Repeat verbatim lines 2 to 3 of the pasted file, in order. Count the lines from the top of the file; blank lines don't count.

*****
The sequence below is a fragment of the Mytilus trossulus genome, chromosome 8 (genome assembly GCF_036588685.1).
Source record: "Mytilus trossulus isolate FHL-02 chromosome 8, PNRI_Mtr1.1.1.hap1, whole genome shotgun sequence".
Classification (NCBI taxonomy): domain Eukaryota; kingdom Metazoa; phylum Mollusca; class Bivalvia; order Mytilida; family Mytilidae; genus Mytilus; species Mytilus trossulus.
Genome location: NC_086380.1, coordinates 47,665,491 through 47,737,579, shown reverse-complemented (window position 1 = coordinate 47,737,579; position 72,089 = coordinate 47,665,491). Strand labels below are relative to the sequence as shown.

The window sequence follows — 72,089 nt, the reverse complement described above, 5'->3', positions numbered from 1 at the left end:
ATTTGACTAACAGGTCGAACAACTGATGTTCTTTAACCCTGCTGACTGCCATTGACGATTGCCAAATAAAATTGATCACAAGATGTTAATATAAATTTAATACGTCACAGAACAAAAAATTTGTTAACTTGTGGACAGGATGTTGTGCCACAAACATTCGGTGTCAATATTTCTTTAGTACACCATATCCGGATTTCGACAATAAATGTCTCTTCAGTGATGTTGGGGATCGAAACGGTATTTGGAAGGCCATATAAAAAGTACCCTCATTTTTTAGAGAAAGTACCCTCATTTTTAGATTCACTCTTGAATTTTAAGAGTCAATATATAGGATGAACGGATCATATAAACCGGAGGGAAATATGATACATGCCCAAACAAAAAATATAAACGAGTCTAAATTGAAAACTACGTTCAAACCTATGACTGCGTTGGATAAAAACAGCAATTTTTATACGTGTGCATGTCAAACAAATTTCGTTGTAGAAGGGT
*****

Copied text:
Source record: "Mytilus trossulus isolate FHL-02 chromosome 8, PNRI_Mtr1.1.1.hap1, whole genome shotgun sequence".
Classification (NCBI taxonomy): domain Eukaryota; kingdom Metazoa; phylum Mollusca; class Bivalvia; order Mytilida; family Mytilidae; genus Mytilus; species Mytilus trossulus.